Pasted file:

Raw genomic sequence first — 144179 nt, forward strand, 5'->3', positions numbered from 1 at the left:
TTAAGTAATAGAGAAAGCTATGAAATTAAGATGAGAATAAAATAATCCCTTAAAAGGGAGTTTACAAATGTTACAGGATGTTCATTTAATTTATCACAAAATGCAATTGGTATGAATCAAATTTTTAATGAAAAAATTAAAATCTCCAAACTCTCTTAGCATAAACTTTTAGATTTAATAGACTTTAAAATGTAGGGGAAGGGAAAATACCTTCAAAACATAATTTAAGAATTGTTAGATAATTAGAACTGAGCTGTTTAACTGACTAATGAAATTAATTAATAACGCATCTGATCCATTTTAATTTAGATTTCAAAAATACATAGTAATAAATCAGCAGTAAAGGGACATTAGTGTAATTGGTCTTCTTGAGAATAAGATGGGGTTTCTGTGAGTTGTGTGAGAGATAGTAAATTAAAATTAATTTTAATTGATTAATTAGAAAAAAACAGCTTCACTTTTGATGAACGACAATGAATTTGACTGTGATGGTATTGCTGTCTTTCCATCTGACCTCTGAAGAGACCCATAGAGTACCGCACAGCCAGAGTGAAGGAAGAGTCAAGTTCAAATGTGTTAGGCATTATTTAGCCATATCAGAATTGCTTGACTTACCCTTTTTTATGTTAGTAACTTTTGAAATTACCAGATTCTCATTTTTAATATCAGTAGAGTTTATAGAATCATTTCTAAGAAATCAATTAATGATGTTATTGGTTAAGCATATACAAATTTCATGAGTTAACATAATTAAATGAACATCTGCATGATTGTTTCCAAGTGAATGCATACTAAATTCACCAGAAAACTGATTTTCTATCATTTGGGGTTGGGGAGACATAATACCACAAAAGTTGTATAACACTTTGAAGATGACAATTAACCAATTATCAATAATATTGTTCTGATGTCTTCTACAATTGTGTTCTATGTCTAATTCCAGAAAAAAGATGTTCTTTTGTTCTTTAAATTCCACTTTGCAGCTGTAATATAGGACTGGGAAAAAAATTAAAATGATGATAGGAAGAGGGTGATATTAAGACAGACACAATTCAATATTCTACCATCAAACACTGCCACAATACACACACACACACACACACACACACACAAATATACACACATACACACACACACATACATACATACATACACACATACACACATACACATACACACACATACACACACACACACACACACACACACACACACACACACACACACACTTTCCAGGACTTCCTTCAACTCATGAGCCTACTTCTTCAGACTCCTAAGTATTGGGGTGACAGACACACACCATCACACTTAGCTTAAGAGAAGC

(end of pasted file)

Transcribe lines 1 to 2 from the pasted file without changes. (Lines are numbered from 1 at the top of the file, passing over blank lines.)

Raw genomic sequence first — 144179 nt, forward strand, 5'->3', positions numbered from 1 at the left:
TTAAGTAATAGAGAAAGCTATGAAATTAAGATGAGAATAAAATAATCCCTTAAAAGGGAGTTTACAAATGTTACAGGATGTTCATTTAATTTATCACAAAATGCAATTGGTATGAATCAAATTTTTAATGAAAAAATTAAAATCTCCAAACTCTCTTAGCATAAACTTTTAGATTTAATAGACTTTAAAATGTAGGGGAAGGGAAAATACCTTCAAAACATAATTTAAGAATTGTTAGATAATTAGAACTGAGCTGTTTAACTGACTAATGAAATTAATTAATAACGCATCTGATCCATTTTAATTTAGATTTCAAAAATACATAGTAATAAATCAGCAGTAAAGGGACATTAGTGTAATTGGTCTTCTTGAGAATAAGATGGGGTTTCTGTGAGTTGTGTGAGAGATAGTAAATTAAAATTAATTTTAATTGATTAATTAGAAAAAAACAGCTTCACTTTTGATGAACGACAATGAATTTGACTGTGATGGTATTGCTGTCTTTCCATCTGACCTCTGAAGAGACCCATAGAGTACCGCACAGCCAGAGTGAAGGAAGAGTCAAGTTCAAATGTGTTAGGCATTATTTAGCCATATCAGAATTGCTTGACTTACCCTTTTTTATGTTAGTAACTTTTGAAATTACCAGATTCTCATTTTTAATATCAGTAGAGTTTATAGAATCATTTCTAAGAAATCAATTAATGATGTTATTGGTTAAGCATATACAAATTTCATGAGTTAACATAATTAAATGAACATCTGCATGATTGTTTCCAAGTGAATGCATACTAAATTCACCAGAAAACTGATTTTCTATCATTTGGGGTTGGGGAGACATAATACCACAAAAGTTGTATAACACTTTGAAGATGACAATTAACCAATTATCAATAATATTGTTCTGATGTCTTCTACAATTGTGTTCTATGTCTAATTCCAGAAAAAAGATGTTCTTTTGTTCTTTAAATTCCACTTTGCAGCTGTAATATAGGACTGGGAAAAAAATTAAAATGATGATAGGAAGAGGGTGATATTAAGACAGACACAATTCAATATTCTACCATCAAACACTGCCACAATACACACACACACACACACACACACACACAAATATACACACATACACACACACACATACATACATACATACACACATACACACATACACATACACACACATACACACACACACACACACACACACACACACACACACACACACACACTTTCCAGGACTTCCTTCAACTCATGAGCCTACTTCTTCAGACTCCTAAGTATTGGGGTGACAGACACACACCATCACACTTAGCTTAAGAGAAGC